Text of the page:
However, the main emphasis of his work in Edinburgh was on stereotaxis (or the use of three-dimensional coordinate systems to locate and operate on targets in the body), which he used as an aid to localising brain lesions. He was introduced to stereotactic surgery by Gérard Guiot, who had visited Edinburgh to learn aneurysmal surgery from Dott and Gillingham. Gillingham's wealth of experience in aneurysmal surgery led him to adapt Guiot's stereotactic method. Over the years he refined his procedures, targeting the cerebellum, brain stem and cervical spine to help patients with chronic pain and dystonias. Results from 60 patients with Parkinson's symptoms showed that electrocoagulation of lesions in the globus pallidus, internal capsule and thalamus, either separately or in combination, reduced tremor and rigidity in 88% of cases. In this era predating MRI scans, stereotactic neurosurgery proved to be one of the most important developments in 20th century brain surgery.

Gillingham's interest in the nature of memory and evolution never diminished. One day, discussing Marcel Proust's In remembrance of times past, he remarked that Proust may have had temporal lobe epilepsy. Gillingham pointed out that temporal lobectomy on the left side had to carefully done, lest damage to the superior temporal gyrus caused loss of cognitive memory. He added that the hippocampus, amygdala and the wider functions of the temporal lobe are concerned with memory, both long- and short-term.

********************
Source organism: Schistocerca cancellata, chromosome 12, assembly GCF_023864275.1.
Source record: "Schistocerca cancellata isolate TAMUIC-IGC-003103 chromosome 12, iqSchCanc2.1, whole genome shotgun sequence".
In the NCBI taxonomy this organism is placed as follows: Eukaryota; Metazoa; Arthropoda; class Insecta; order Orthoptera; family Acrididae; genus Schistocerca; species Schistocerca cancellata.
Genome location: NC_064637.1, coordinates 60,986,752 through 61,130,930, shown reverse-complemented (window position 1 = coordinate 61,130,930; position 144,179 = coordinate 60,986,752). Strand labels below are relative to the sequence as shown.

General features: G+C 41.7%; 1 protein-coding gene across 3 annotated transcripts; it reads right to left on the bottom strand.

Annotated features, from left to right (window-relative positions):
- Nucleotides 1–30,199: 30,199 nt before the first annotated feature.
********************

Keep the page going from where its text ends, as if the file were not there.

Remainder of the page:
Gillingham was elected a fellow of the Royal Society of Edinburgh in 1970. In 1980 he became president of the Royal College of Surgeons of Edinburgh, where he vigorously pursued and established fellowships in surgical sub-specialties. Education was a primary interest, and he supported the use of television and other visual aids.

After he retired from Edinburgh, Gillingham was professor of neurosurgery at the King Khalid University Hospital in Riyadh - at that time a veritable nest of distinguished medicos. Gillingham's services were in demand during the planning of a new medical school and I remember him insisting on a helicopter pad being built. With great gusto, he improved training and skills in the neurosurgery section, which soon began to flourish.

In 1945 Gillingham married Judy (Irene Jude), who was a constant support. Cairns, a brilliant administrator, arranged their wedding locally in Oxford, followed by a reception in his house. After the war they settled in a splendid house overlooking the Forth, where Judy was a sparkling hostess, entertaining guests with tales of their many tours abroad. They had four sons (Jeremy, who predeceased him following a skiing accident, Timothy, Simon and Adam) and many grandchildren.

John Gillingham died on 3 January 2010, at the age of 93. His modesty and kindliness were apparent throughout his life; all who met him admired him. Once, walking through the main corridor of the King Khalid Hospital in the company of a Syrian surgeon, we encountered John, advancing towards us with his entourage. As they passed by, the Syrian doctor lent over and whispered in my ear: 'Do you see that man? I would never tell him so, but I would do anything for him!'

Angus E Stuart

The Royal College of Surgeons of England